Human Interaction

A former colleague of mine has written a book of science fiction suggesting what our great-grandchildren might look forward to in 2092. It promises to be the first in a series about the world far into the future after the world war has destroyed pretty much all of what we call “civilization.” All that is left, besides vast wasteland, is a few communities, cantonments, and the remnants of some of the major  cities along with a wealth of technology which has allowed for regular trips to the moon and even a Mars colony. The major player in the game in the Mars Corporation which pretty much runs the world after the nations spent themselves and were left powerless.

The book is a clever indictment and brilliant satire of the corporate world, its depersonalization and relentless thirst for power and wealth — the only real values left besides the urge to simply maintain one’s own life and try to ascend up the corporate ladder and gain a bit more power for oneself. It raises, among other things, the question of whether the world would indeed be better off with one central power, even a corrupt power, keeping all other powers at bay — if the price is human freedom? After all, where has that freedom brought us?

I have only begun the first volume and cannot comment on the whole book (much less the entire Saga) but an insight that I found most thought-provoking was the author’s claim that the disintegration of civilization that led to the world war and the terrible aftermath began with the dehumanization resulting from the technical world: the replacement of human relationships by electronic toys and social media.

The dissident Miller lives outside of the cities (such as they are) and spends his days, among other things, tending to his garden. He tries to explain what happened to the world to his daughter who is loyal to Marsco:

“‘I don’t know how to explain it, Tess, except that the techworld that evolved, that world seemed to make this world unnecessary.’ He placed his bare hand gently on her forearm. . . .’Human touch became unnecessary for some — to enough. Cyberspace became authenticity for far too many.'”

Such is happening all around us at present, people find themselves ignoring one another more and more as human relationships degenerate and the electronic toys and the desire to be “liked” on social media replace such things as genuine contact with other human beings; disappearing are such things as feelings of love and respect, fear and embarrassment — you know, those things that make us human, for better or worse.

I think this is a profound insight on my colleague’s part as I have for years shouted warnings myself (on these pages) about the dangers of those electronic toys. The evidence is overwhelming that they leave parts of the human brain undeveloped (the thinking parts) and they are addictive. Those shouts fall on deaf ears, of course, because, in fact, the toys are addictive and it is not clear that even if they wanted to folks could not put them down even for a day or two, look around them, and interact with others and with the world itself which offers us so much joy and delight. Our author is convinced that we are paying a severe price: the loss of our basic humanity.

Novels have a way of making a point so much more effectively than the sort of prose I write, but this novel has been self-published and lacks the promotional punch that could be provided by a major book company, leading perhaps to one one hellova movie series. This is too bad because the book is insightful, well written and remarkably imaginative. It opens us to the possibility of what the world might be like after we have encountered the near-fatal catastrophe that will finally get our attention, make us realize what a self-involved people we are, the kinds of damage we are doing to our planet, and force us once again to reach out and treat one another with the respect and love we both crave and deserve. Those who survive, that is.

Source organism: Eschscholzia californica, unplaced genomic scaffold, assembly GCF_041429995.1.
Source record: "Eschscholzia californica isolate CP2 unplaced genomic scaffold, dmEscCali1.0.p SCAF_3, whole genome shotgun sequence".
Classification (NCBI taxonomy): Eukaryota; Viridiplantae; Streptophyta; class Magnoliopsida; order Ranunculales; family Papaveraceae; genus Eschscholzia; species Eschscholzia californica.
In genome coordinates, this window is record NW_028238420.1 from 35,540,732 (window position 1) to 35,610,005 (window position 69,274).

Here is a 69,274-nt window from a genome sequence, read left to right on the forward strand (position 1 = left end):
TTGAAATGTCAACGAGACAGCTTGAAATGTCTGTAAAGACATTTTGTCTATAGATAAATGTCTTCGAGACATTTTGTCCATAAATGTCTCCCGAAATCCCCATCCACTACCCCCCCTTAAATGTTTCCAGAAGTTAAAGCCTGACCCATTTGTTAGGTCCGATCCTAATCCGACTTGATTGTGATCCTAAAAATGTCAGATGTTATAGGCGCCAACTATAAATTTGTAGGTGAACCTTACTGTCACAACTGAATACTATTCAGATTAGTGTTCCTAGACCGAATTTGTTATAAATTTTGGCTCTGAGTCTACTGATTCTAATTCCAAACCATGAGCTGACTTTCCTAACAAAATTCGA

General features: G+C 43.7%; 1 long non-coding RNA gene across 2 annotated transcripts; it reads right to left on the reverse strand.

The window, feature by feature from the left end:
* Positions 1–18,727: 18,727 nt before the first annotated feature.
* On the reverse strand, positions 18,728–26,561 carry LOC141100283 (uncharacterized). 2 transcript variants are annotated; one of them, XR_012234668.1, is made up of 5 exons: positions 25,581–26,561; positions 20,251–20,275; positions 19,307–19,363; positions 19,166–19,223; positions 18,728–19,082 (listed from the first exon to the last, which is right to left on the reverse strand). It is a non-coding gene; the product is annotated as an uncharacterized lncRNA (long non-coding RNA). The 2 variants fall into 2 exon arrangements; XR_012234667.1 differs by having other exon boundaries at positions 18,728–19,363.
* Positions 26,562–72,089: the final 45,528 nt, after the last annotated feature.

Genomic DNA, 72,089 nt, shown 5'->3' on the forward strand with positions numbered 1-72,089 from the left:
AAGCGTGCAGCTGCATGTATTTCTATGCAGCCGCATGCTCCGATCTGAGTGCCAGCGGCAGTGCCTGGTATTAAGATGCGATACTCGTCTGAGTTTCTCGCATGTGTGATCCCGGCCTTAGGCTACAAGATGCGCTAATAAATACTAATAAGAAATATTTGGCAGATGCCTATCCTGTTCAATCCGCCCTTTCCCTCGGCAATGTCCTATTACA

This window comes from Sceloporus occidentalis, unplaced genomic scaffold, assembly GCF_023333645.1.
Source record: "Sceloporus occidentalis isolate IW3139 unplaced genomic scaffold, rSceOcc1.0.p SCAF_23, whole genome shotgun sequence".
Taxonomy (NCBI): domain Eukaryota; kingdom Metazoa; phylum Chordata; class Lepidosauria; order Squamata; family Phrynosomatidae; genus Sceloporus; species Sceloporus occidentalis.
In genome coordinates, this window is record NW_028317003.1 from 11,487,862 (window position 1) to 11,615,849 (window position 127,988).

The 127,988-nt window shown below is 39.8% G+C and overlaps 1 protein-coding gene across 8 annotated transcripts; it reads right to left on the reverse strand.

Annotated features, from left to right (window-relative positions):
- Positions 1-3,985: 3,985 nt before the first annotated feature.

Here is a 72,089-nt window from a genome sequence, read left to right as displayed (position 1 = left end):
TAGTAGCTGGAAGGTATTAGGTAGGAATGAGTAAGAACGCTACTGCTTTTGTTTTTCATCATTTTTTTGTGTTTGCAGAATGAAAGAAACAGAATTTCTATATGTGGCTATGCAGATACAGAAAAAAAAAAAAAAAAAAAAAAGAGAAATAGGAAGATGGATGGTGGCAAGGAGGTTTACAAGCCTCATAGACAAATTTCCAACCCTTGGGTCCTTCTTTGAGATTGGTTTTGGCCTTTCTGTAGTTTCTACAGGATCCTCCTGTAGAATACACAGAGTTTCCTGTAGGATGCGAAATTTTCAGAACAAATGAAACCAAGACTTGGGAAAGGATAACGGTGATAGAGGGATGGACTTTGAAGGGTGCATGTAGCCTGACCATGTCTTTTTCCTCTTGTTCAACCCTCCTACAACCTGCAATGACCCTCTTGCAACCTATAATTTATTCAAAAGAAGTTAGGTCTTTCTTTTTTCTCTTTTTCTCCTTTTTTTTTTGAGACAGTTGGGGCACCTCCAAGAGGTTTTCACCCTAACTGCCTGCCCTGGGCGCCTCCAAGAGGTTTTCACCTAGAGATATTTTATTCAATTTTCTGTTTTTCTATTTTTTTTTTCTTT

The book is titled The Marsco Dissident and is written by James Zarzana. It is available on Amazon and promises to be a good read. And, no, I will not receive a kickback! Jim doesn’t even know I have written this and will almost certainly not read it. Take  care and have a Happy New Year, one and all.

Educate For Freedom

I have blogged a number of times (some would say “endlessly”) about the shortcomings of our educational system. It is a topic close to my heart, given that I spent all of my adult life in schools and colleges. I have even written a book about the nature of education, focusing mostly on higher education (so-called) but also mentioning in passing what seems to be going wrong in the lower grades.

In any event, I have been consistent in my defense of a liberal education at the collegiate level — though as Robert Hutchins said many years ago there is no reason why we couldn’t pursue a liberal education at the lower grades. And there are some schools that have actually returned to the fundamental notion of the seven liberal arts to form the core of their grade-school curriculum for kids. But, by and large, the liberal arts, which many confuse with the Humanities, are an intellectual challenge and seem to a great many students and their parents to be irrelevant to their real-world needs after college, not practical, not the kind of thing that will lead to a job and success in later life. I would challenge that.

I recently chatted with a professor of cardiology at the Mayo Clinic who majored in philosophy as an undergraduate. When I mentioned that most of today’s students avoid such subjects as impractical he said that philosophy was the most practical course of study he had ever taken and he found himself every day drawing on his undergraduate major at Vanderbilt University. I have also known liberal arts graduates who have been successful in the world of investment banking, business, the ministry, and law. It provides a broad base of study that allows the student to take different directions as times change.

We have known for years that young people growing up in the work force change their jobs many times before they are 40. Nowadays the “millenialists” change jobs even more — perhaps because they don’t like being told what to do! This is a spoiled generation, to be sure, used to getting what they want when they want it. If it requires real work, many are simply not interested. And the liberal arts require real work.